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|Manually page SRE about emergencies.|
|Puppet classes||klaxon profile::klaxon|
Klaxon is a simple web application that allows Wikimedia Foundation staff, as well as other trusted contributors, to manually notify SRE about outages and other emergency situations.
It can be accessed at https://klaxon.wikimedia.org/.
What kinds of emergencies should I use Klaxon for?
- Outages that affect many users, that demand an urgent response from SRE, and which aren't already known to the SRE team.
- The compromise of credentials for shell accounts or accounts with NDA access.
- A security vulnerability that is being actively exploited on WMF-run sites.
What shouldn't I use Klaxon for?
- Issues where automated monitoring has already paged SRE. (This is visible in Klaxon itself.)
- Issues that are not urgent / that can wait for business hours to be handled. (File a Phabricator ticket instead.)
- Contacting someone other than SRE.
Who receives pages submitted to Klaxon?
Klaxon is just a webapp over an API provided by Splunk On-Call service (previously known as VictorOps). This is the service that the SRE team uses to receive push notifications/SMS/phone calls when automated monitoring notices an issue.
Who is allowed to send pages using Klaxon?
- The wmf group, for Wikimedia Foundation staff
- The wmde group, for Wikimedia Deutschland staff
- The nda group, for volunteer contributors who have signed a non-disclosure agreement
- The ops group, people who have root in production
Eventually, it's likely we'd expand this to anyone who has a shell account or Mediawiki/other service deployment access (which often overlaps with one of the above groups, but doesn't always).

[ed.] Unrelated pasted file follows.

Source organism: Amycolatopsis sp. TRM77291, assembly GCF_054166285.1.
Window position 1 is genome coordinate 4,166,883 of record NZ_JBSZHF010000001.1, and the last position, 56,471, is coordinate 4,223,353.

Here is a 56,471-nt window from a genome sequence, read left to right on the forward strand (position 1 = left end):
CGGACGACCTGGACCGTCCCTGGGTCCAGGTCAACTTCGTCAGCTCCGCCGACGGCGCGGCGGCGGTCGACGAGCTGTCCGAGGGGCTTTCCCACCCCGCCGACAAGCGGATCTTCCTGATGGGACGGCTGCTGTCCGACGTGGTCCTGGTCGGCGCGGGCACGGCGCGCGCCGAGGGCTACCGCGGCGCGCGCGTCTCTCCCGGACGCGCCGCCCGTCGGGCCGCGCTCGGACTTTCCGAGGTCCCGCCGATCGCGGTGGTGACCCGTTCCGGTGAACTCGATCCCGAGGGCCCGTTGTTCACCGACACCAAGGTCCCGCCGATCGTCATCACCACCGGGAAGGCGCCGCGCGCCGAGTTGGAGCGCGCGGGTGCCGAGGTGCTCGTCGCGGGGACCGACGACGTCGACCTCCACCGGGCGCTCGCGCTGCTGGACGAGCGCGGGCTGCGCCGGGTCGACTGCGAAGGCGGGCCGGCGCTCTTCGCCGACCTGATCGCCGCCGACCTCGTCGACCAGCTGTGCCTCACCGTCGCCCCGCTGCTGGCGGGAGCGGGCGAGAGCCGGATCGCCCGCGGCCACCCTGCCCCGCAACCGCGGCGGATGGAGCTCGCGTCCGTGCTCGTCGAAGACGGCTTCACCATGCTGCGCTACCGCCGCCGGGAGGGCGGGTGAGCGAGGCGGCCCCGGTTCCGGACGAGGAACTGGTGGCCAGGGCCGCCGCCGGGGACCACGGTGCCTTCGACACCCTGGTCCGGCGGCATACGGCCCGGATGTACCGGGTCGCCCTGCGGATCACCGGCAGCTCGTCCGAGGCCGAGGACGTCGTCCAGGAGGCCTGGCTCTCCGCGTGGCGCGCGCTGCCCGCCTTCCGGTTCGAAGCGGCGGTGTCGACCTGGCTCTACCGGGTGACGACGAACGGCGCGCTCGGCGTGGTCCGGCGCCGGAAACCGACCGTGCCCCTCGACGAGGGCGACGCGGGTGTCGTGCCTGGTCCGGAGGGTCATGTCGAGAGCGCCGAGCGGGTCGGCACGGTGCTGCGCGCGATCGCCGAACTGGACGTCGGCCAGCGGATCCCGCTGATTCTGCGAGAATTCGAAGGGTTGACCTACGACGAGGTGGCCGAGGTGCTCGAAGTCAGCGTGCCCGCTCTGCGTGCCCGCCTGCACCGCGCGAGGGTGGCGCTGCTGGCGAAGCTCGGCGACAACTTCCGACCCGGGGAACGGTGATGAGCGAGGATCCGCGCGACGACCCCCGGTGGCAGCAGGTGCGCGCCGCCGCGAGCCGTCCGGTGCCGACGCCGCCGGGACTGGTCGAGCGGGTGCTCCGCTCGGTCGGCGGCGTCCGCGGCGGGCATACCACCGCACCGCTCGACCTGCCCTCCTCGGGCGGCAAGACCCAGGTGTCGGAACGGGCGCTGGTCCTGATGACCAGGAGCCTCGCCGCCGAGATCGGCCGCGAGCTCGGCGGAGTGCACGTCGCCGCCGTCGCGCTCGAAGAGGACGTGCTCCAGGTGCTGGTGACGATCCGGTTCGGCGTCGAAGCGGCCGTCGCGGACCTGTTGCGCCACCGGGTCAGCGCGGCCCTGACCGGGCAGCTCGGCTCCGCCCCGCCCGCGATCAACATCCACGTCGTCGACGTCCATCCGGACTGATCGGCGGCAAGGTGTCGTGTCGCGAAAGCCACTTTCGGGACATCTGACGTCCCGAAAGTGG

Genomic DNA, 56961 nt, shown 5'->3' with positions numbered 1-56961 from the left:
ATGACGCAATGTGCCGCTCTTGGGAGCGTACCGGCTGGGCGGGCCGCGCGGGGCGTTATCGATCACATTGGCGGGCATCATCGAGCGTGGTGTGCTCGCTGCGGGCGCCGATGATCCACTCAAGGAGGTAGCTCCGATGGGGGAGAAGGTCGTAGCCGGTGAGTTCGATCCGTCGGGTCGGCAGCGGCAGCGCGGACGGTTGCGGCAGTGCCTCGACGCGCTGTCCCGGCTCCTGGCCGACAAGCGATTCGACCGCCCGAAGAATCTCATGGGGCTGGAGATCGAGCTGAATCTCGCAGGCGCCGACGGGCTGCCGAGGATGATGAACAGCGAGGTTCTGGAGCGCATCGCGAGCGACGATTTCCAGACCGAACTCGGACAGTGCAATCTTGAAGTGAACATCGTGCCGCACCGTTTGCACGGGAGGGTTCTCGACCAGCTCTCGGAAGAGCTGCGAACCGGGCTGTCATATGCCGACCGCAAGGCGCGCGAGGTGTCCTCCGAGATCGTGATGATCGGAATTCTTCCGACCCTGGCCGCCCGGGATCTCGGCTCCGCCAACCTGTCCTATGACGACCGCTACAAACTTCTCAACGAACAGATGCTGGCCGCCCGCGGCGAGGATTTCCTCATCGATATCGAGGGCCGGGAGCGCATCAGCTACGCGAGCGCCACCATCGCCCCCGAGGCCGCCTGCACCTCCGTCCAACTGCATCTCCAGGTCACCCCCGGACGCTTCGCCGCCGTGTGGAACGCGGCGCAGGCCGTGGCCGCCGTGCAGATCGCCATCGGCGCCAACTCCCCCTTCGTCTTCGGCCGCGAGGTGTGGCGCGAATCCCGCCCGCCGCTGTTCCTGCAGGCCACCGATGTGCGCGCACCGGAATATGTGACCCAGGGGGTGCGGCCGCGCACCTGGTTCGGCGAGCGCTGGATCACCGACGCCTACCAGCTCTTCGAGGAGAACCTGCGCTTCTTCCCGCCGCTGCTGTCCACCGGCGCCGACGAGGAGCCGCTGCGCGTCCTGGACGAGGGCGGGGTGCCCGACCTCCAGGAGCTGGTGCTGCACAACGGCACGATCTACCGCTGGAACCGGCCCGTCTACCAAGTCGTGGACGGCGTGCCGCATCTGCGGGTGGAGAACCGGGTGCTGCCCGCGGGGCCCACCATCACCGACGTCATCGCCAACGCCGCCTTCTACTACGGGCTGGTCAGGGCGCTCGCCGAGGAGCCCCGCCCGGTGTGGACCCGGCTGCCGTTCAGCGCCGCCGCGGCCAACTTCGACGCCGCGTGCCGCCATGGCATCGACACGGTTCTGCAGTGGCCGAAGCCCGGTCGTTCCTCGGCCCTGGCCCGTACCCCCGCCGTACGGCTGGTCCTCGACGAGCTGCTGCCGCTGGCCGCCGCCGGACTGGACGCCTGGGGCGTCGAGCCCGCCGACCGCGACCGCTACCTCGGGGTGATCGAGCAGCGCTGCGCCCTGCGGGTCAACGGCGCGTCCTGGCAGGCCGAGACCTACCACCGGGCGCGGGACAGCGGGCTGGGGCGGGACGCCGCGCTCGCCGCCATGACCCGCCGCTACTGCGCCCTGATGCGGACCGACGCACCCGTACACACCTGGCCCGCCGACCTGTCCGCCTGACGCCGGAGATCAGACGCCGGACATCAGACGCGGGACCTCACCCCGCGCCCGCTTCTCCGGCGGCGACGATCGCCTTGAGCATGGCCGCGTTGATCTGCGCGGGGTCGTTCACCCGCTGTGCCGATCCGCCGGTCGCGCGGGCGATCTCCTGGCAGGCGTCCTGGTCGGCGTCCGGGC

Should I ever put confidential data or sensitive information in Klaxon?
If you need to urgently report a security issue being actively exploited, open a security issue with the details.
You can then refer to those task numbers within Klaxon.
Klaxon is hosted on Wikimedia infrastructure, and relies upon our SSO service also hosted there – isn't that a problem?
No. We believe our automated monitoring (which includes externally-hosted meta-monitoring) is more than sufficient to detect issues on the scale of "an entire datacenter went offline" or "lots of critical infrastructure suffered a hard failure".
Klaxon is not intended as a substitute for other kinds of defenses-in-depth; rather, it is intended to allow trusted users to easily escalate urgent issues which fell through the cracks of automated monitoring (which is invariably imperfect).
Why do you keep talking about "pages" and "paging"?
The term originates from so-called pager devices (also known as 'beepers'). Unfortunately, like many computing terms, they are also overloaded with multiple meanings.